The map itself has clearly been given some serious thought, as it needs to be a unique design: a 2-3 “player” map where the players have more trains than usual. Although no one ever ended up completely shut off from a needed city, there were certainly some contentious regions that resulted in inefficient routes, making it tougher to attain the bonus for longest continuous path. I felt like it had the appropriate level of interaction: tight and tense but not frustrating. If I had a complaint about the map design, it would be the tunnels. I already don’t like tunnels, but these are worse than usual: instead of three cards, four to six (as designated on the route) cards are revealed that you must possibly match. That means they require that much more explanation when the team rules are already complicated, and they add that much more luck to the game. In this map in particular, I felt like every turn was crucial, so wasting turns on missed tunnels or over-collecting in preparation for the tunnel could be fatal. Furthermore, there are only a few on the map, making them feel superfluous: some games none were even claimed, and there was never more than one claimed tunnel in any one game. I would have much preferred they simply be left out.
The last part of this map to discuss is the Destination Ticket deck. It consists of 60 (!) tickets, ranging from about 5 to 18 points. In that way it has a similar feel to the USA Mega Game in the 1910 expansion. We often found that in the initial reveal, one player reveals a western ticket (indicating that’s mostly what he kept), while the other player reveals an eastern ticket. However, in every game so far, all teams end up making a full west-to-east connection anyway, so that it isn’t as much of a problem for the team as it appears. In fact, I’ve started to think you should always just keep all five of your tickets on this map so that you don’t need to spend as many turns ticket diving. It seems to me that tickets in this game are crucial. Towards the end of the game, it’s easy to find already-completed tickets, some of which are worth many points. Therefore the amount of turns you’re able to spend ticket diving at the end is of huge importance, and the luck of those draws can have a great impact on who wins.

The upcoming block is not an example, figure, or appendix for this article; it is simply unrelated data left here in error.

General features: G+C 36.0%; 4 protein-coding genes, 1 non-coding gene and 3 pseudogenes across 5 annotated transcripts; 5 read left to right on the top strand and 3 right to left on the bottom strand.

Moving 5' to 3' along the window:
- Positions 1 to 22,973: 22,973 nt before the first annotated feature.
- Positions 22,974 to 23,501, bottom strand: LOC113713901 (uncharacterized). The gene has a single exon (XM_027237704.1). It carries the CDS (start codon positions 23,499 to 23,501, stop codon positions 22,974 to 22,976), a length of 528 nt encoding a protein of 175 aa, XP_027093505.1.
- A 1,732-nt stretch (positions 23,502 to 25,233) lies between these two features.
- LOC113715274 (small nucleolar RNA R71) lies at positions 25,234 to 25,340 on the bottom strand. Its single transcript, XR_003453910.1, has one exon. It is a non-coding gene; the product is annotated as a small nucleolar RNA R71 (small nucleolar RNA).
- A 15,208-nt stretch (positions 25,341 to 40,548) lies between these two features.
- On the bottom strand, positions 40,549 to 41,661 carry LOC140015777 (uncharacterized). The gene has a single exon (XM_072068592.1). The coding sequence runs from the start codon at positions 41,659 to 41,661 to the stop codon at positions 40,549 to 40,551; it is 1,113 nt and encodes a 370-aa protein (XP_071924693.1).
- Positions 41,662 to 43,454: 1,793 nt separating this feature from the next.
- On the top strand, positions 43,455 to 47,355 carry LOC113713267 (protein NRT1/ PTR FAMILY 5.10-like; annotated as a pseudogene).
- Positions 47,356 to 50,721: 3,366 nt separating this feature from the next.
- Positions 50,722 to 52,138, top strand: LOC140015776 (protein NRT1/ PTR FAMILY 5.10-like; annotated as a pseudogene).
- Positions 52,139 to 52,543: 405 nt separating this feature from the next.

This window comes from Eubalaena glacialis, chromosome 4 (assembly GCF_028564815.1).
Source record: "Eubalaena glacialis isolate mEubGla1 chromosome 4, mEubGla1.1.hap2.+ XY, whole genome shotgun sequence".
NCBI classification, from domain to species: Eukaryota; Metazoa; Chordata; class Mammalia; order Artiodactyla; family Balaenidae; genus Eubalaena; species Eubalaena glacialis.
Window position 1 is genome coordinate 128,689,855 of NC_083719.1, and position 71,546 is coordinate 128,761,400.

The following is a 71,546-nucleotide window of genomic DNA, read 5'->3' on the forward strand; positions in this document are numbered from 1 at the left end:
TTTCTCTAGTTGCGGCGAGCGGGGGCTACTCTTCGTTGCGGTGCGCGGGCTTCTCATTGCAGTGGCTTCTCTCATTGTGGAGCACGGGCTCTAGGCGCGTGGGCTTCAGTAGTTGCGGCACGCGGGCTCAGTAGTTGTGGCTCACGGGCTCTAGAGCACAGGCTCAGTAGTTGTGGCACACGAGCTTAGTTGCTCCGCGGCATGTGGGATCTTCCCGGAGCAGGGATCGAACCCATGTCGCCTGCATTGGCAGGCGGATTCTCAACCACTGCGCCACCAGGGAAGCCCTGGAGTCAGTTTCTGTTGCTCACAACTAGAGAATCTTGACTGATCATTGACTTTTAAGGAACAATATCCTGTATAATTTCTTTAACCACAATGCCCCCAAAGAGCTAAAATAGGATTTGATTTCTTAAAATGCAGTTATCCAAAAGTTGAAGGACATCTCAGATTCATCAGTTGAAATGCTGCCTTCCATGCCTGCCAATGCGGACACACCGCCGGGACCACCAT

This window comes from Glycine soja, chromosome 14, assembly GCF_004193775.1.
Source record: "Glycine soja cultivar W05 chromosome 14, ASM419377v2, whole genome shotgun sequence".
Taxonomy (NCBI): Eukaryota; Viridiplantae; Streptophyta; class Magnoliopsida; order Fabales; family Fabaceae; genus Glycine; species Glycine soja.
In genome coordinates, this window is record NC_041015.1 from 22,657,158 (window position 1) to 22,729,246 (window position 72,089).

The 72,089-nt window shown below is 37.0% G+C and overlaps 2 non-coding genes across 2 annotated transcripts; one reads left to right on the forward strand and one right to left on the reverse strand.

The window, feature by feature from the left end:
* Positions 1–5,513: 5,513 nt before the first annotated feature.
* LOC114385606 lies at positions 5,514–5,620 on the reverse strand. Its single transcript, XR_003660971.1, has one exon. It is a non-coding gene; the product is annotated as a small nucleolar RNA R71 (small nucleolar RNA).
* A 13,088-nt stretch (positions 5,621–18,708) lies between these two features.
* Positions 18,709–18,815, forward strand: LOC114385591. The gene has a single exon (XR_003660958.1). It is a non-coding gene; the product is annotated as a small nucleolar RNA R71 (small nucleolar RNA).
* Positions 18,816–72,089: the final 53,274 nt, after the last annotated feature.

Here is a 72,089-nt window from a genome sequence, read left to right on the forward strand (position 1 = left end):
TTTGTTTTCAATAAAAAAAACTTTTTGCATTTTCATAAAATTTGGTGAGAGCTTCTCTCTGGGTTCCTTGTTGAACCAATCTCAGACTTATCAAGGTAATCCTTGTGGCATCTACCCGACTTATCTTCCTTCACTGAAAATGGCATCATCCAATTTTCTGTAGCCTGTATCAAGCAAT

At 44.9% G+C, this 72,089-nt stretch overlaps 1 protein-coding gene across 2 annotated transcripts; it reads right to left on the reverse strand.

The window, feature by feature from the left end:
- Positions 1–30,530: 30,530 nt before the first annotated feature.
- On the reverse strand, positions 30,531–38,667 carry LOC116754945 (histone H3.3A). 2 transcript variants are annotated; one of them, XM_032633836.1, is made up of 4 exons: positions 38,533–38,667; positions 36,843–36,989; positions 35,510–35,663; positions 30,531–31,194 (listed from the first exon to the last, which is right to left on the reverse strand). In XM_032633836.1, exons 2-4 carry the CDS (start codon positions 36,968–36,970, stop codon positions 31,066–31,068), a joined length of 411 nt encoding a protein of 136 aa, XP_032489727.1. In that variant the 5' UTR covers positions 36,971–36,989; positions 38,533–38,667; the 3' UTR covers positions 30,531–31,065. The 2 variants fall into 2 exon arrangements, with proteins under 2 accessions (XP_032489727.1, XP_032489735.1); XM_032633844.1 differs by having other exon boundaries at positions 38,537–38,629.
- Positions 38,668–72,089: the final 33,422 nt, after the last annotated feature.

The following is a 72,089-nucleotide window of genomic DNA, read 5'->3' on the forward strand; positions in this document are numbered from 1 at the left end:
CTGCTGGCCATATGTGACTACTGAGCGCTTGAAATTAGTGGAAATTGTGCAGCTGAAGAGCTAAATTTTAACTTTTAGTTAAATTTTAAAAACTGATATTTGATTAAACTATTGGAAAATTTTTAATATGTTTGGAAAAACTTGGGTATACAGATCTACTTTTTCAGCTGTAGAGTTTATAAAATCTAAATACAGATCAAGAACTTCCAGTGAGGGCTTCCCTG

I think late game ticket diving should come with some risk, but on this map I feel like it absolutely does not. I’ve also become a proponent of the “initial long routes only” style of Europe and Legendary Asia, because it requires you to strike more of a balance of points between your tickets, routes, and bonuses. Every game I’ve played of Team Asia has resulted in our team gaining more points in tickets than our routes and bonuses combined, which means that the tickets are the driving force behind winning the game, when I’d rather it be more of the route play, since that is what appears to be the important part of the game, as it’s what is actually happening on the board. This is something you could also house rule by separating out the long tickets at the beginning of the game and dealing them only initially. However, I don’t feel that this needs to be done – as long as players understand the importance of the tickets in this map and draw the parallel to the style of the USA Mega Game, it is still a very interesting and competitive map. It’s just not my preferred “style” of ticket distribution.
Although there are things I dislike about the map, they are hardly deal breakers and are far overshadowed by the awesomeness of the team play. If you’ve got four or six experienced Ticket to Ride players, this map reinvents the game more than most and makes for a challenging, fun experience.
The Whole Package
While I prefer Legendary Asia‘s map and tickets, the team play of Team Asia is still innovative, streamlined, and fun. I feel like this pack satisfies both types of Ticket to Ride lovers: Legendary Asia is the best map with the fewest new rules since the original, and Team Asia is an exciting challenge for pros with less fuss and fiddliness than Märklin. In addition, you are getting two maps for $30 MSRP instead of one map for $50 when you buy a second Ticket to Ride game in the series. If you already own one of the game sets and are looking to expand your Ticket to Ride experience, this is by far the most fun for your money.
In the next few installments of the series, I will finally discuss the card game and the dice expansion, and the upcoming Ticket to Ride: India as well. Until then, may your blind draws always be locomotives.